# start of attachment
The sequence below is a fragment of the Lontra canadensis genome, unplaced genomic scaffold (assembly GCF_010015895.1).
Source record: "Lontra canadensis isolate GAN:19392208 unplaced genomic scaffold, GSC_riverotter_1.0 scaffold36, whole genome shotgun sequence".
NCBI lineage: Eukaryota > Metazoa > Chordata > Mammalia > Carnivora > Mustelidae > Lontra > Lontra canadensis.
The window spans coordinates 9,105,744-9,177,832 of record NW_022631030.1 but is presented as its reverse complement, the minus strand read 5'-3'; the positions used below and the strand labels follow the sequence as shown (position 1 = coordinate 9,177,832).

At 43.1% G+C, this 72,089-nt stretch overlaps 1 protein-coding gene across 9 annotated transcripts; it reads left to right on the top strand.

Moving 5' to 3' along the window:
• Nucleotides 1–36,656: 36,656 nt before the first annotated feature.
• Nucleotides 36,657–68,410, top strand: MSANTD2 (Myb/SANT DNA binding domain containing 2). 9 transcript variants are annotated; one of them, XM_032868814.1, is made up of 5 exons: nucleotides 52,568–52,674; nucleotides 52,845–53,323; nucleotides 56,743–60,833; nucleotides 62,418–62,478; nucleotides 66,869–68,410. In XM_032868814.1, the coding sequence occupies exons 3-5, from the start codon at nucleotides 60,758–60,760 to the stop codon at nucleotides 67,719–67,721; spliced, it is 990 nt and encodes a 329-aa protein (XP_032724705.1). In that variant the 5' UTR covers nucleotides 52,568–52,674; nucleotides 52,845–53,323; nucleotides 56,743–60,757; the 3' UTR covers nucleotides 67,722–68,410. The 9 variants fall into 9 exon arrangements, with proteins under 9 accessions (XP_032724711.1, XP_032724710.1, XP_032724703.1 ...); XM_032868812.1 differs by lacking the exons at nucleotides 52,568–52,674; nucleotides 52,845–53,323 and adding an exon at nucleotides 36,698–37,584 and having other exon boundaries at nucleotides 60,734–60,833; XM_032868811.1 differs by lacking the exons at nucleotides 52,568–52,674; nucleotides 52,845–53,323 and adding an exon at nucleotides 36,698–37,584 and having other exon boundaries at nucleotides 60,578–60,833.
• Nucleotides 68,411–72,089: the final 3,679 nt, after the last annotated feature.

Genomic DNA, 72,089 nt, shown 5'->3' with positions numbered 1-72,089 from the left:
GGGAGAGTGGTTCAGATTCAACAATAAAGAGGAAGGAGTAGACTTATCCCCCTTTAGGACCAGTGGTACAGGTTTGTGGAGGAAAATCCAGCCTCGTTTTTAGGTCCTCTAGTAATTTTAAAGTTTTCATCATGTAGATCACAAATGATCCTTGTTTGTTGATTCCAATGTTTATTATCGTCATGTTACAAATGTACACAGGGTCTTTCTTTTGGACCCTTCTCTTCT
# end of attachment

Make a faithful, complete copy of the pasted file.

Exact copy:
The sequence below is a fragment of the Lontra canadensis genome, unplaced genomic scaffold (assembly GCF_010015895.1).
Source record: "Lontra canadensis isolate GAN:19392208 unplaced genomic scaffold, GSC_riverotter_1.0 scaffold36, whole genome shotgun sequence".
NCBI lineage: Eukaryota > Metazoa > Chordata > Mammalia > Carnivora > Mustelidae > Lontra > Lontra canadensis.
The window spans coordinates 9,105,744-9,177,832 of record NW_022631030.1 but is presented as its reverse complement, the minus strand read 5'-3'; the positions used below and the strand labels follow the sequence as shown (position 1 = coordinate 9,177,832).

At 43.1% G+C, this 72,089-nt stretch overlaps 1 protein-coding gene across 9 annotated transcripts; it reads left to right on the top strand.

Moving 5' to 3' along the window:
• Nucleotides 1–36,656: 36,656 nt before the first annotated feature.
• Nucleotides 36,657–68,410, top strand: MSANTD2 (Myb/SANT DNA binding domain containing 2). 9 transcript variants are annotated; one of them, XM_032868814.1, is made up of 5 exons: nucleotides 52,568–52,674; nucleotides 52,845–53,323; nucleotides 56,743–60,833; nucleotides 62,418–62,478; nucleotides 66,869–68,410. In XM_032868814.1, the coding sequence occupies exons 3-5, from the start codon at nucleotides 60,758–60,760 to the stop codon at nucleotides 67,719–67,721; spliced, it is 990 nt and encodes a 329-aa protein (XP_032724705.1). In that variant the 5' UTR covers nucleotides 52,568–52,674; nucleotides 52,845–53,323; nucleotides 56,743–60,757; the 3' UTR covers nucleotides 67,722–68,410. The 9 variants fall into 9 exon arrangements, with proteins under 9 accessions (XP_032724711.1, XP_032724710.1, XP_032724703.1 ...); XM_032868812.1 differs by lacking the exons at nucleotides 52,568–52,674; nucleotides 52,845–53,323 and adding an exon at nucleotides 36,698–37,584 and having other exon boundaries at nucleotides 60,734–60,833; XM_032868811.1 differs by lacking the exons at nucleotides 52,568–52,674; nucleotides 52,845–53,323 and adding an exon at nucleotides 36,698–37,584 and having other exon boundaries at nucleotides 60,578–60,833.
• Nucleotides 68,411–72,089: the final 3,679 nt, after the last annotated feature.

Genomic DNA, 72,089 nt, shown 5'->3' with positions numbered 1-72,089 from the left:
GGGAGAGTGGTTCAGATTCAACAATAAAGAGGAAGGAGTAGACTTATCCCCCTTTAGGACCAGTGGTACAGGTTTGTGGAGGAAAATCCAGCCTCGTTTTTAGGTCCTCTAGTAATTTTAAAGTTTTCATCATGTAGATCACAAATGATCCTTGTTTGTTGATTCCAATGTTTATTATCGTCATGTTACAAATGTACACAGGGTCTTTCTTTTGGACCCTTCTCTTCT